NEWS & BLOG
The Creeping Garden reached Denmark’s CPH:DOX in mid-November, another oaty node in its ever expanding network of festival screenings across the globe. We hopped over to Copenhagen along with Duncan Brown, the CG wizard responsible for the 3D spore animations in the film, although unfortunately arrived the day after its first screening at the Danish Film Institute on 9 November. This Danish debut was followed by two artists presenting their mushroom and nature inspired work: the biologist, mycologist and specialist in macro-photography Jens H. Petersen and Mette Høst, Danish Artist in Residence at the Niels Bohr Institute.
We were in time, however, to participate in the ‘Science x Cinema’ panel discussion on the Tuesday, alongside such distinguished filmmakers as Marc Schmidt (‘The Chimpanzee Complex’), Pernille Rose Grønkjær (‘Genetic Me’) and Nikolaus Geyrhalter (director of a particular favourite of ours, ‘Our Daily Bread’, at CHP:DOX to showcase his new film ‘CERN’). Much was made in festival’s programme of how science seems to be a bit of an emerging trend in documentary nowadays, although we did note that, unlike The Creeping Garden, the majority of films of this nature showcased at the festival did appear to be made primarily with a television audience in mind.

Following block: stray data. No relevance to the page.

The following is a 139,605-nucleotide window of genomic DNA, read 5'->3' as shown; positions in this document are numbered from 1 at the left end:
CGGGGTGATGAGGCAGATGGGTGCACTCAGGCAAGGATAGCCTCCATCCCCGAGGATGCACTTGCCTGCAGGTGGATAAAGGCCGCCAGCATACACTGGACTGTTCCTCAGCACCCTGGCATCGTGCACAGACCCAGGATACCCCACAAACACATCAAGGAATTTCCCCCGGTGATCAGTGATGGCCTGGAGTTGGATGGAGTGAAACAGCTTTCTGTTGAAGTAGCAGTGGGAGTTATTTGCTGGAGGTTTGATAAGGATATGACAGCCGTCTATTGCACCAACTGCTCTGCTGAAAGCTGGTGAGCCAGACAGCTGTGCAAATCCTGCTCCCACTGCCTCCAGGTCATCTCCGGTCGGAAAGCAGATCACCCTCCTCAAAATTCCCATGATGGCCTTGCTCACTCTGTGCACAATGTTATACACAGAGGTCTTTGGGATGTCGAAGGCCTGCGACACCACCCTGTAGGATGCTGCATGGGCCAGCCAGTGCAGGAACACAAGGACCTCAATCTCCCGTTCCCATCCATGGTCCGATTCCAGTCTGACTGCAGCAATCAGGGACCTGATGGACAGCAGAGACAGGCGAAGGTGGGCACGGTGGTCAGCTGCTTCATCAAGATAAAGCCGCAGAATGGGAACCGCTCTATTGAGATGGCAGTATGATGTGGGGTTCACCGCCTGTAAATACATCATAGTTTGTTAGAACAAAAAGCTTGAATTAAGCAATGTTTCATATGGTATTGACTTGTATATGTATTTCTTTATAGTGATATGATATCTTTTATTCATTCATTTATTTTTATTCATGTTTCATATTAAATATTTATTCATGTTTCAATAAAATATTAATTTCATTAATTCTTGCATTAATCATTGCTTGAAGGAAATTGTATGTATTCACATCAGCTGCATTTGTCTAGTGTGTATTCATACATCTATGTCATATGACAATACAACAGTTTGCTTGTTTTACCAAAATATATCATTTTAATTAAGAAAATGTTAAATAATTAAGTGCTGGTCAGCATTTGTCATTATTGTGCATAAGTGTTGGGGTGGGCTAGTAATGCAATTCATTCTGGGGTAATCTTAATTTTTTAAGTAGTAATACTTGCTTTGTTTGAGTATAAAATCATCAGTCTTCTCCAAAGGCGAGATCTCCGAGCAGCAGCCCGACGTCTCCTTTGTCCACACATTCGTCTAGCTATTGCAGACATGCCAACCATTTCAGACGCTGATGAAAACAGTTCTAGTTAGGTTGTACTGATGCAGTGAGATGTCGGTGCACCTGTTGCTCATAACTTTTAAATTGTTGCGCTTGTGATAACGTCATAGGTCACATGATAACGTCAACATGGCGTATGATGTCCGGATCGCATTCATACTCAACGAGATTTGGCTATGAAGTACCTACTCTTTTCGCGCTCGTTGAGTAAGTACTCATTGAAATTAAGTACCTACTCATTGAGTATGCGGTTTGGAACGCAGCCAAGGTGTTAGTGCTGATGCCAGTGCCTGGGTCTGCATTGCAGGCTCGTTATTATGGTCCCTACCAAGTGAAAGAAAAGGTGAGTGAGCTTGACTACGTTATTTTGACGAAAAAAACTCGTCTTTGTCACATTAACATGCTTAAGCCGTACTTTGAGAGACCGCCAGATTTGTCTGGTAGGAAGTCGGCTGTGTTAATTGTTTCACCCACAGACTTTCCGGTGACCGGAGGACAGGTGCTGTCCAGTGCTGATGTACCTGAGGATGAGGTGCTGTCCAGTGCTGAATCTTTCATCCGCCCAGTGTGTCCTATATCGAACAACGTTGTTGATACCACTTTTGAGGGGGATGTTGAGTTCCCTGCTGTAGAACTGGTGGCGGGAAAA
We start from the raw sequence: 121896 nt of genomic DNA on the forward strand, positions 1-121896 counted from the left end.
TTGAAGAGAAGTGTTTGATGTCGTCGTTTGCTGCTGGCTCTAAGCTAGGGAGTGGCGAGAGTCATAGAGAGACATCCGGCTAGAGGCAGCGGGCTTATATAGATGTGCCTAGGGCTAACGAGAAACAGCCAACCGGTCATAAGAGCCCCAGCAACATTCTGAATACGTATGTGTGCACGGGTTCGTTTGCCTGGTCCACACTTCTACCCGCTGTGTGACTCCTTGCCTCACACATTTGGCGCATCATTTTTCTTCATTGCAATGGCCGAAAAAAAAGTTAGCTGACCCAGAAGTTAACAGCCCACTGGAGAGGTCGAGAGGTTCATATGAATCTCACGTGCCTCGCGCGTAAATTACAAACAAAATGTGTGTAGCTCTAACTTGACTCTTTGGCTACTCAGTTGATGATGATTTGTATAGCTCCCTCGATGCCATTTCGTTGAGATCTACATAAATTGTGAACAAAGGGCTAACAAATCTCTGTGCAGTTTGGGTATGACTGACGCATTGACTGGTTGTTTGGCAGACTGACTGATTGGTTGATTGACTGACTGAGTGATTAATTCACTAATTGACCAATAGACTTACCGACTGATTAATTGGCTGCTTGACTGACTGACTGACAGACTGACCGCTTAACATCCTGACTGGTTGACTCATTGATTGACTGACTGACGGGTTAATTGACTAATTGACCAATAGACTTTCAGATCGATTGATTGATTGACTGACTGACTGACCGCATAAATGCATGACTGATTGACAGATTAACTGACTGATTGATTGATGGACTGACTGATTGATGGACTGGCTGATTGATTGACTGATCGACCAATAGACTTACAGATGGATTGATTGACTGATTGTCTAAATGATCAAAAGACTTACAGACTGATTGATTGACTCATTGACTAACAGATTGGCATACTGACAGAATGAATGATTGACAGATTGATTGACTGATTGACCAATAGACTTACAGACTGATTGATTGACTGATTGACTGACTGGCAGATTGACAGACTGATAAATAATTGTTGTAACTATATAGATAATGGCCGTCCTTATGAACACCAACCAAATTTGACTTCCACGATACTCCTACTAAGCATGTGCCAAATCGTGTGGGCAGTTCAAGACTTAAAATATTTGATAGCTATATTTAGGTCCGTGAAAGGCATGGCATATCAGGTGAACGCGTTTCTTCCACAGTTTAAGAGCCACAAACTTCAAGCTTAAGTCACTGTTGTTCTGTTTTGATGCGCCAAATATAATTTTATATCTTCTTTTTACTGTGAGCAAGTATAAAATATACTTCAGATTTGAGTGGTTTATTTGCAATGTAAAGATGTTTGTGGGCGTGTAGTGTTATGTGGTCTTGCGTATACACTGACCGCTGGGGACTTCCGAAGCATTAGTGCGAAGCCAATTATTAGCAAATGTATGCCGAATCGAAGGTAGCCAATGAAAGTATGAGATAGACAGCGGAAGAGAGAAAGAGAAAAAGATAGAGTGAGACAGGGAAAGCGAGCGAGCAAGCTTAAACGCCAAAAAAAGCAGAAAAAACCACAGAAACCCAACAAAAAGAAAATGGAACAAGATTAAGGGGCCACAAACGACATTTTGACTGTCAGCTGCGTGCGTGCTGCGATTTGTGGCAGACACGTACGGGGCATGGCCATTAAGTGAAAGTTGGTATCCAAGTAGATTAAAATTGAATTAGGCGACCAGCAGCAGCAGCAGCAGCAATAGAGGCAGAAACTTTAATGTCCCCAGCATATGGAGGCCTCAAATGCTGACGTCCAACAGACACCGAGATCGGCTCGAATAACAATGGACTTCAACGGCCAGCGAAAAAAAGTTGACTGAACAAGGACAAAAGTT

Our second screening was in the quite stunning Nordisk Palads Teatret, the oldest cinema in Denmark and the largest too, boasting some 20 screens. We were excited to learn that this very same venue, almost 90 years before, had played host to the world premier of Carl Theodor Dreyer’s monumental Passion of Joan of Arc (1928). A further revelation that we were engaged with a really active piece of world film history came while watching Mirko Stopar’s documentary Nitrate Flames – a rather wonderful reconstruction of the life of the star Dreyer’s classic, Renée Falconetti – when it emerged that the cinema where it was showing, The Dagmar, was at one point managed by this Danish master of cinema.
We had a warm and friendly post-screening Q&A moderated by the festival’s delightfully enthusiastic Caroline Livingstone. The rest of our stay was spent exploring the city’s wonderfully atmospheric streets and marvelling at its architecture while trying to make a dent in its huge programme of documentaries from around the world. It was the first documentary festival we’d travelled to with the film, and it was interesting to see how different the filmmaker and audience dynamics were from our other showings. It is really exciting to see how The Creeping Garden is getting such a wide reception among different types of festival, from genre and science to documentary – the very evening we took our flight back to London, somewhere in an auditorium in Puebla, a group of Mexican gore-hounds had gathered to watch the film for its screening at Morbido.